General Properties of Parasitic Plants

The following are some general properties of parasitic plants.

  1. Nutrients and water are transported via a physiological bridge, called the haustorium.
  2. A parasite connects its vascular system (at least one of the tissues) to that of the host plant.
  3. The parasite may totally discard its own photosynthesis.
  4. Parasites may be mostly exposed at the surface of the host (epiparasite) or mostly hidden within the host organ (endoparasite). The endoparasitic portion is composed of thread-like haustoria permeating the host tissue with a sinker, a single structure that becomes embedded in the host tissue.

Parasites become established via germination. Seeds land on the host tissue, for stem parasites especially in bird droppings, and germinate after reading a chemical stimulus from the host. A modified lateral root becomes an haustorium; this root is chemotrophic, i.e., responding to a chemical gradient, and contacts the host epidermis. The root then attaches by pushing against the plant and forming a disc, called a hapteron, and secretes a polysaccharide adhesive. The root tip then mechanically penetrates the host, apparently without enzymatic digestion, and establishes a vascular connection by attaching vessels and positioning phloem next to leaky host phloem.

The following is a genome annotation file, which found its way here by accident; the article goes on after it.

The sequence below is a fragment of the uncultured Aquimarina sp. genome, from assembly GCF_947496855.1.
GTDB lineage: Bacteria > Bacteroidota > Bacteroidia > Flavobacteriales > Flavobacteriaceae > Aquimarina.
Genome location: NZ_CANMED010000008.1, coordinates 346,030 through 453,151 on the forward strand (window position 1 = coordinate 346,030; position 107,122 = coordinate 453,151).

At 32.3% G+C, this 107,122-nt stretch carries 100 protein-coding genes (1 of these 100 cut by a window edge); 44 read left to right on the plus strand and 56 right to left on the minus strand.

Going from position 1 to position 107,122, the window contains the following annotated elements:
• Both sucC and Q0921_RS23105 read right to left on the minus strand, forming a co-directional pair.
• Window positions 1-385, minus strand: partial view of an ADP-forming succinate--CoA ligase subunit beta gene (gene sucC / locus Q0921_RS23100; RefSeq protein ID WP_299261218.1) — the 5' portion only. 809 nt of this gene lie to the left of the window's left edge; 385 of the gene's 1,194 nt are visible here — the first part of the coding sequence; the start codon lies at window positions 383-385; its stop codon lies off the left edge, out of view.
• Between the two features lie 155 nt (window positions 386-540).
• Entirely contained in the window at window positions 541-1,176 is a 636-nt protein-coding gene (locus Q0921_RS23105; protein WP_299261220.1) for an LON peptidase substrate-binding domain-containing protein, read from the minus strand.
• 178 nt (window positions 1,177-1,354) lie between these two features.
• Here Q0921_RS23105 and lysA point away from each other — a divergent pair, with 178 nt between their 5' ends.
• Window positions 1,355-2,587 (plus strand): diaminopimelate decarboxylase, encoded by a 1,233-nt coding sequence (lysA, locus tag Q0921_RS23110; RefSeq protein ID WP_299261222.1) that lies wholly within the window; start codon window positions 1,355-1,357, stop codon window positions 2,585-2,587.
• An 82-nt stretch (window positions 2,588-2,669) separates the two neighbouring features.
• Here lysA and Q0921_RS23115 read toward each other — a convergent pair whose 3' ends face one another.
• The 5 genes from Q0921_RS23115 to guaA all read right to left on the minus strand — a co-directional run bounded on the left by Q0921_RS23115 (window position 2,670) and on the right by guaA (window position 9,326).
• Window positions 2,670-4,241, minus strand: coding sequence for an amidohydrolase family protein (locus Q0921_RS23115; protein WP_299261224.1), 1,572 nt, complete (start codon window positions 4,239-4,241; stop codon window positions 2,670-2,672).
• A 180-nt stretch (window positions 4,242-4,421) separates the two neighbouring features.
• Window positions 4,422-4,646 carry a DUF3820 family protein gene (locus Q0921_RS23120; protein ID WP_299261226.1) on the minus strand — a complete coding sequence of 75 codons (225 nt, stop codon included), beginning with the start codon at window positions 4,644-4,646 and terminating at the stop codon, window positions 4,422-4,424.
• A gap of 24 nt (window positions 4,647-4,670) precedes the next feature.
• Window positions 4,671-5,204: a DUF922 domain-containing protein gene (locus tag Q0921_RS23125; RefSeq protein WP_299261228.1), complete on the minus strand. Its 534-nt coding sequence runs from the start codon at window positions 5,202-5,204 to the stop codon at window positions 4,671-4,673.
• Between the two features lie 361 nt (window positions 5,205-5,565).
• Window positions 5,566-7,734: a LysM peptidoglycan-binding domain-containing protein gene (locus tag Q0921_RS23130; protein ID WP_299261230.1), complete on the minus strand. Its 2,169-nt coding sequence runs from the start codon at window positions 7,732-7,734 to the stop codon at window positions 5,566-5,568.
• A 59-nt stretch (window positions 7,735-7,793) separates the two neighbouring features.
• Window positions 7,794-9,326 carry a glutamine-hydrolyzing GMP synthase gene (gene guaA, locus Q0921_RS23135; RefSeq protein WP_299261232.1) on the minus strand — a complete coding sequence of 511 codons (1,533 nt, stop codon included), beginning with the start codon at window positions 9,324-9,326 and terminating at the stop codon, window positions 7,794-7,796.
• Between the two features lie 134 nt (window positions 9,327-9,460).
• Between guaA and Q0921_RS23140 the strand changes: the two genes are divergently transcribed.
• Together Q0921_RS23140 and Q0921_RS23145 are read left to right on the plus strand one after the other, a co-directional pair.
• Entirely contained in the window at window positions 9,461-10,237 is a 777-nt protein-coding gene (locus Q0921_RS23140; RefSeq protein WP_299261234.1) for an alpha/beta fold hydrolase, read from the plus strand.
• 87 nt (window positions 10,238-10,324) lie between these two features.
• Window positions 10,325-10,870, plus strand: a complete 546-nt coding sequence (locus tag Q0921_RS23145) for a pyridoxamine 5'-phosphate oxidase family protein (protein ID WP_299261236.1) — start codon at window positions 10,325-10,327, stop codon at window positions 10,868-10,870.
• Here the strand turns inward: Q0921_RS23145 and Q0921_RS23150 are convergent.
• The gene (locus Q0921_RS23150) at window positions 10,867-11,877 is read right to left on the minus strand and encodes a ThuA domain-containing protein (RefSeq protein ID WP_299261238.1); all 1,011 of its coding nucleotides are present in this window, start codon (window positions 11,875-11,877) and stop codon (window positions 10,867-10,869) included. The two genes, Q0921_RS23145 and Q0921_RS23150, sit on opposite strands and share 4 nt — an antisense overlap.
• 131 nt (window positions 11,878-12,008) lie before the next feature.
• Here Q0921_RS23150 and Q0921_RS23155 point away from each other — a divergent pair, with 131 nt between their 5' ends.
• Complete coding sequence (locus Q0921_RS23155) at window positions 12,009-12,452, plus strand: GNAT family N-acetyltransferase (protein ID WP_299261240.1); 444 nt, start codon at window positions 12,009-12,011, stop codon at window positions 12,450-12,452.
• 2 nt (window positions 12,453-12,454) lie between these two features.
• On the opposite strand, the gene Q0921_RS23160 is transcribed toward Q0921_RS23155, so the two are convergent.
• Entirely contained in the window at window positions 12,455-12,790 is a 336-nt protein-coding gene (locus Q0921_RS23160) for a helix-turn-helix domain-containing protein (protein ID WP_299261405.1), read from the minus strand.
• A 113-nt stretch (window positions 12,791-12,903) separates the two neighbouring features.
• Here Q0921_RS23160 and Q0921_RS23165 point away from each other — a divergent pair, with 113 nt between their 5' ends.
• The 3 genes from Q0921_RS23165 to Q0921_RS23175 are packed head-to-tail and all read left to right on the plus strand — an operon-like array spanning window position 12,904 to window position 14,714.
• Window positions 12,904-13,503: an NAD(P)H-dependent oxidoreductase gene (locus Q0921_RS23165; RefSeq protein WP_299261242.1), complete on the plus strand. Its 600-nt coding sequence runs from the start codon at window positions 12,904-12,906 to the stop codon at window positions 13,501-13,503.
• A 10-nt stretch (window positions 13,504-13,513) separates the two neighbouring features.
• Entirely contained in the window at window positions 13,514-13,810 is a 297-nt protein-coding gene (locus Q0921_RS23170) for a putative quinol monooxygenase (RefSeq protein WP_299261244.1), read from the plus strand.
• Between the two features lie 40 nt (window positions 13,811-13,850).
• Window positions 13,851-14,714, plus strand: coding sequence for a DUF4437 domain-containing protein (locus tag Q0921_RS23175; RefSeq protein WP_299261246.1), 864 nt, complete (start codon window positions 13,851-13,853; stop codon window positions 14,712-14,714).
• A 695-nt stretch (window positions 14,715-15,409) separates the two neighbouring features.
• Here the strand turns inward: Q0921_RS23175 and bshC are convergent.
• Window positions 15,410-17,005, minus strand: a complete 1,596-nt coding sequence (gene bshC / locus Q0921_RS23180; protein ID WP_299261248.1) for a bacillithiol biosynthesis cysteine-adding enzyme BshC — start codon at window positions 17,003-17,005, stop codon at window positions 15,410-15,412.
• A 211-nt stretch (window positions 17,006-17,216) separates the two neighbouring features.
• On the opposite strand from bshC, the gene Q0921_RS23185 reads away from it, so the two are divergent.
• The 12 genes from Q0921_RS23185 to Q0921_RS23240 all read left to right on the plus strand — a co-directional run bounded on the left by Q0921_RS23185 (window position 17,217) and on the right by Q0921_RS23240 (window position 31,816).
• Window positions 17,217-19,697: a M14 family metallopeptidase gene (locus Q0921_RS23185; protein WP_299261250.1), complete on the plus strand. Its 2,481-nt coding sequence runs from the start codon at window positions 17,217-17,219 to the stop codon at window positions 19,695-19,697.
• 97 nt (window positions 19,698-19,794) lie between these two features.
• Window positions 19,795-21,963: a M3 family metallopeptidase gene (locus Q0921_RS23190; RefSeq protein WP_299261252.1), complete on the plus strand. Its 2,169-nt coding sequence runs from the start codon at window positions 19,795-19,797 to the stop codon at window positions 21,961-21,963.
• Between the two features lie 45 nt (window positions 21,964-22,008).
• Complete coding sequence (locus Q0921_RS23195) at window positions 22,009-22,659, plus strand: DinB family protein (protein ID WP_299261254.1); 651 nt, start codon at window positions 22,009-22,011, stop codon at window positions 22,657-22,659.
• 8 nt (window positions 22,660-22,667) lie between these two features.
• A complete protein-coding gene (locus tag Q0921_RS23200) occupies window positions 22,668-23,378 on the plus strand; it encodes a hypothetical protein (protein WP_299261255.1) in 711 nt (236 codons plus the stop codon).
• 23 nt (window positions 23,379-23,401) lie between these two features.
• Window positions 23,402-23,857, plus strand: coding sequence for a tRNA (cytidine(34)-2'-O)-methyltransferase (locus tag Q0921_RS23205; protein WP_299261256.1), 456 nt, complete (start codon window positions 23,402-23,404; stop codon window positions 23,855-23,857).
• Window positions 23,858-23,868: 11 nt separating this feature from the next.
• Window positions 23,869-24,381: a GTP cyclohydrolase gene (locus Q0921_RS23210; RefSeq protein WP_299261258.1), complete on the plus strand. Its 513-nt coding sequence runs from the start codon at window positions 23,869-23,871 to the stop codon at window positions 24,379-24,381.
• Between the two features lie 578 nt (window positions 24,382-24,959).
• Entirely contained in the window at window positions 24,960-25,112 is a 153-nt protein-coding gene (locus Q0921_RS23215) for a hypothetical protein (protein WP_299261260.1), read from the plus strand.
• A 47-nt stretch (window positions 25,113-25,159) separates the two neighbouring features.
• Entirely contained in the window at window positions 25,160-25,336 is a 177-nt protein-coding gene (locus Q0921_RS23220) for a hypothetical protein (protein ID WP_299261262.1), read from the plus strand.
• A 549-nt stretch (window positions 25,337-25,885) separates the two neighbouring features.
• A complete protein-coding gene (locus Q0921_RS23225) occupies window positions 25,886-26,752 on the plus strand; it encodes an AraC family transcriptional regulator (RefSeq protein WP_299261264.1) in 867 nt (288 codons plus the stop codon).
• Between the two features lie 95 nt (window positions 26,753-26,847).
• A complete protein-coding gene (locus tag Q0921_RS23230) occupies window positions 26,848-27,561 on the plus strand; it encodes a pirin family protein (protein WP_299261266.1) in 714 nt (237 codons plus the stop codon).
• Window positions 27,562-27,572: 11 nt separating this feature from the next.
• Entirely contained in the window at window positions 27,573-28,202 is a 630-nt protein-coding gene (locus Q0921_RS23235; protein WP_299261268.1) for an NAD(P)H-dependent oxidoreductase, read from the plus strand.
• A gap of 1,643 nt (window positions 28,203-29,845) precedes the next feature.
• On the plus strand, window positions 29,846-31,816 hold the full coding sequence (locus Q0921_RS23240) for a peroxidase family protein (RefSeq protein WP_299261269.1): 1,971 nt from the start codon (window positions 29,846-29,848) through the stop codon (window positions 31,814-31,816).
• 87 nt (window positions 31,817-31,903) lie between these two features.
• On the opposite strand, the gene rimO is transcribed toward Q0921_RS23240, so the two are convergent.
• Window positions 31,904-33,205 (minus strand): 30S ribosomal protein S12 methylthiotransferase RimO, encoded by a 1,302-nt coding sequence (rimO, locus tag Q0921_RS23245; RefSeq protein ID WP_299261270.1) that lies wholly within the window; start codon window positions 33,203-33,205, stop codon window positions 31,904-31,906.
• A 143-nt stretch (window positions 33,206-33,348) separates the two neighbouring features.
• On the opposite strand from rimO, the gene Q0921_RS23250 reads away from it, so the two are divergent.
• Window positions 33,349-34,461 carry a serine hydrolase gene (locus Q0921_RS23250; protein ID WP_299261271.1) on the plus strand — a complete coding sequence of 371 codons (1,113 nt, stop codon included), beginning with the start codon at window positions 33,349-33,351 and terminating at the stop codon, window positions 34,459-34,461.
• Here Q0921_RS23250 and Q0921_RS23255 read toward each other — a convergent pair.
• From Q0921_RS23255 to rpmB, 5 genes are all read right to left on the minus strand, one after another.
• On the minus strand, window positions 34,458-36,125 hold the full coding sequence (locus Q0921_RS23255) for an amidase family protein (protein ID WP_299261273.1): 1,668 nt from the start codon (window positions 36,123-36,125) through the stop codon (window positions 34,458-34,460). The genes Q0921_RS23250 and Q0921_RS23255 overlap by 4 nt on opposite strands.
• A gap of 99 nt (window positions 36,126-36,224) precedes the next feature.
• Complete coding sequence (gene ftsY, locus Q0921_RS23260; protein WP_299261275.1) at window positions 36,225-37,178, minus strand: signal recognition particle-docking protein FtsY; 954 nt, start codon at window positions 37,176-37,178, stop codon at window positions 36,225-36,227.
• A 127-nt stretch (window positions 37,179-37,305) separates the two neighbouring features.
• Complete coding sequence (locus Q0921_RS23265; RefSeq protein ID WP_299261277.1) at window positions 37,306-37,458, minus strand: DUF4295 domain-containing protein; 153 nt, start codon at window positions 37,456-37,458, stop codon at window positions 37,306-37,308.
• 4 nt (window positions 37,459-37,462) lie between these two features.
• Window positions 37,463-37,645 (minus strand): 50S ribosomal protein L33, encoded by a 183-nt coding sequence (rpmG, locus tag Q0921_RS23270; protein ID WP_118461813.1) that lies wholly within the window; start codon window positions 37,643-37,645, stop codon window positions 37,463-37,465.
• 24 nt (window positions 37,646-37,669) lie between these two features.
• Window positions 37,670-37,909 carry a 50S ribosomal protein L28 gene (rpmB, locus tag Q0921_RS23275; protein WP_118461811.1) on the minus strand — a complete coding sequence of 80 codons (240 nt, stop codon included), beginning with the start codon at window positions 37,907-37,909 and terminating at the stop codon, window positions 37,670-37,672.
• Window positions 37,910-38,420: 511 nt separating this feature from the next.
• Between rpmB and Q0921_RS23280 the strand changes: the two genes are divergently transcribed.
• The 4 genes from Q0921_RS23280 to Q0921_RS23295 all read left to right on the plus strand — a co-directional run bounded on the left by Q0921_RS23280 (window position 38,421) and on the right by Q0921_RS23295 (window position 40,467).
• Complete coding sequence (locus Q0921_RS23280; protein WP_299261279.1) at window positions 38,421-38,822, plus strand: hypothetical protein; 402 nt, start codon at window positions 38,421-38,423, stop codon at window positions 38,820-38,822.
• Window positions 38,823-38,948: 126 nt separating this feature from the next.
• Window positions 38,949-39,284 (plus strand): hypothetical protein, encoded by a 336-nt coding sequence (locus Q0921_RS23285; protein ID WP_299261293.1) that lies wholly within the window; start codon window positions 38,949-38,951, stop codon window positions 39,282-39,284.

Mistletoes were formerly alleged to receive no host carbohydrates, but substantial heterotropic carbon gain has been measured in mistletoes, even without phloem connections. Direct xylem-to-xylem continuity between host and parasite is not easy to demonstrate. Mistletoes often exhibit high transpiration rates during the day, through stomates and cracks in the epidermis. Losing substantial water from the leaves and stems of the parasite results in a steep water potential gradient, favorable to drawing water into the mistletoe plant. Nitrogen is supplied to the parasite in the xylem stream, and the high transpiration rates, hence, high water demands appear instead to represent a nitrogen-gathering mechanism for the mistletoe.

Typical thick, fleshy root parasites generally lack any adaptations to restrict water loss from their achlorophyllous stems and leaves, because they tend to lack the waxy coating, cuticle.

Dodder and mistletoes are serious problems for plants. Dodder is weedy and can cover woody plants and damage certain economically important crop plants. Mistletoe can become so abundant on a tree that most of the foliage is of the parasite not the host. In general, experts generally state that parasitic plants rarely, perhaps never, kill the host plant, so that the host and parasite live unhappily together is some balance.

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